How Israeli AgTech Is Transforming Agriculture Across the Globe
An old proverb states that necessity is the mother of invention – and there’s no clearer illustration of that reality than Israel’s vibrant agriculture technology sector.
With the Negev Desert accounting for a majority of its landmass, and lacking diplomatic or commercial ties with its neighbors, this small country started with big dreams of making the desert bloom through homegrown ingenuity and common effort – and that’s precisely what Israel has done, pioneering technologies from drip irrigation to precision agriculture.
That track record has enabled Israel to vault to global leadership in agtech. And as farmers worldwide seek to reap the benefits of big data, artificial intelligence, smart irrigation, and the Internet of Things, Israel’s agtech sector is attracting major investment. A joint report from AgFunder and Start-Up Nation Central finds that Israeli agrifood startups secured $759 million in funding across 278 deals from 2014 to 2018, and with more than 700 active startups, there’s no shortage of innovative activity in the sector.
Here’s a look at a few of the companies continuing Israel’s longstanding tradition of working at the cutting edge of agriculture:
Tal-Ya Agriculture Solutions manufactures trays that cover crops’ root systems, sending water and fertilizer directly to the root – helping farmers conserve resources and serving as an environmentally friendly alternative to weed killers. Reusable for 10 years, the recyclable trays have been demonstrated to reduce water and fertilizer consumption by 50 percent.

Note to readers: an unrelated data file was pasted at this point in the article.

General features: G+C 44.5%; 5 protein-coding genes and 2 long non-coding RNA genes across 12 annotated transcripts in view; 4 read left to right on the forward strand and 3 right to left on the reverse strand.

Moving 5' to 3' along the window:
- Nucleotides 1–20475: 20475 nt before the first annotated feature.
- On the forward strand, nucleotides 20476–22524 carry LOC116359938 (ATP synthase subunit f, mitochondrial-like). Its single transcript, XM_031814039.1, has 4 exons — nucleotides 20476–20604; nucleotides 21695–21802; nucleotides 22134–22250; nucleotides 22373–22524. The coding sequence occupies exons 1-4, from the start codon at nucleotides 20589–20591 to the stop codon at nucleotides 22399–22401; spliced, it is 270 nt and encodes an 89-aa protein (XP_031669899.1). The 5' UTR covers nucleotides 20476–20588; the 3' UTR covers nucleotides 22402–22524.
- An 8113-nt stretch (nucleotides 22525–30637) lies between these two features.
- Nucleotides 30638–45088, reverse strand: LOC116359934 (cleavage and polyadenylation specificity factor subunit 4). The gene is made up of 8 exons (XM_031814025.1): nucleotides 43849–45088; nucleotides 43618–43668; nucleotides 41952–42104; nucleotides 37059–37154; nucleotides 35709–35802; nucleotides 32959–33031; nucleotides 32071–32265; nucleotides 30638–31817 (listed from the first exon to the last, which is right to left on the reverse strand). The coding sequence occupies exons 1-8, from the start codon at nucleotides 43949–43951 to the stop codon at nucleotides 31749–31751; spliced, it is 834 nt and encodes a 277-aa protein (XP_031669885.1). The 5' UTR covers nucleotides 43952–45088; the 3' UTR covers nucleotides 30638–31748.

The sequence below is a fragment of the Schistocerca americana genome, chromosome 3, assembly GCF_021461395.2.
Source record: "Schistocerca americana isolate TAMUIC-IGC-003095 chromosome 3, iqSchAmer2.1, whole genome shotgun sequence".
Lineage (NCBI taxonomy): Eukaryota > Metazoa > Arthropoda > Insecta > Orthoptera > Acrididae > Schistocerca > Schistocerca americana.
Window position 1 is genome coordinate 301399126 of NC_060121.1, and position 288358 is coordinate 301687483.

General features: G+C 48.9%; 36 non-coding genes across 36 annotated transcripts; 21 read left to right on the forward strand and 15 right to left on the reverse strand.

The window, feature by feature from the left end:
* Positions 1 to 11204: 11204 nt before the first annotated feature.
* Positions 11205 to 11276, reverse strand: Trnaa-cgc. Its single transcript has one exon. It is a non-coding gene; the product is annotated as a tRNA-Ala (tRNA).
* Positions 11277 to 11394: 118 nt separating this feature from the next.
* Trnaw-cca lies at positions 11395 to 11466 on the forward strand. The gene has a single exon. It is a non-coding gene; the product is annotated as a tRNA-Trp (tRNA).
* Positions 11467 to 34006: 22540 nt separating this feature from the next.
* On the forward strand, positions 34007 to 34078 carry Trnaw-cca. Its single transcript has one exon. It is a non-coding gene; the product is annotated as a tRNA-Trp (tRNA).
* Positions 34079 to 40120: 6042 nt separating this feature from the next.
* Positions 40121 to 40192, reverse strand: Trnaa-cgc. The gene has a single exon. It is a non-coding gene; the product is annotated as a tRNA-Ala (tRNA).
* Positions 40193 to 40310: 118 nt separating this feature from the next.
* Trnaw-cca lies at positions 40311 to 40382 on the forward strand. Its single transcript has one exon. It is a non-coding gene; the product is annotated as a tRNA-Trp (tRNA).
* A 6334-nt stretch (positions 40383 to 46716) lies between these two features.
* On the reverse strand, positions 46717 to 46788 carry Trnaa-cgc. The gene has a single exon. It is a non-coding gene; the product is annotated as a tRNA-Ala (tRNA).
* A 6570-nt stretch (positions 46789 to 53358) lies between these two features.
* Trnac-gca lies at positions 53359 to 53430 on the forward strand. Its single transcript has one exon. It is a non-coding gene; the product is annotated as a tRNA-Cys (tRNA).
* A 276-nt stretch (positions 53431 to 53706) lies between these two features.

Founded in 2009, Watergen creates water out of air using its patented GENius technology. A single generator can produce enough clean drinking water for a large community center, and the company’s technology has been used around the world – from New Delhi, India, to the United States, where the American Red Cross and FEMA used Watergen to aid residents in the aftermath of Hurricanes Harvey and Irma in 2017.
Data analytics are transforming entire industries, and agriculture is no exception. Case in point: CropX, which leverages data from planted sensors to offer farmers precise guidance on how much and when to irrigate and fertilize their crops. Farmers in more than 40 countries across the world are benefiting from CropX’s technology. Among the company’s investors is former Google CEO Eric Schmidt.
Amid significant global population growth and the challenges of climate change, resource management, and food supply, companies like these will be vital to the future of farming. While the global agriculture industry has long been seen as a laggard in adopting in innovation, that hasn’t been the case in Israel, where agricultural innovation has been a central theme of the country’s founding and subsequent success.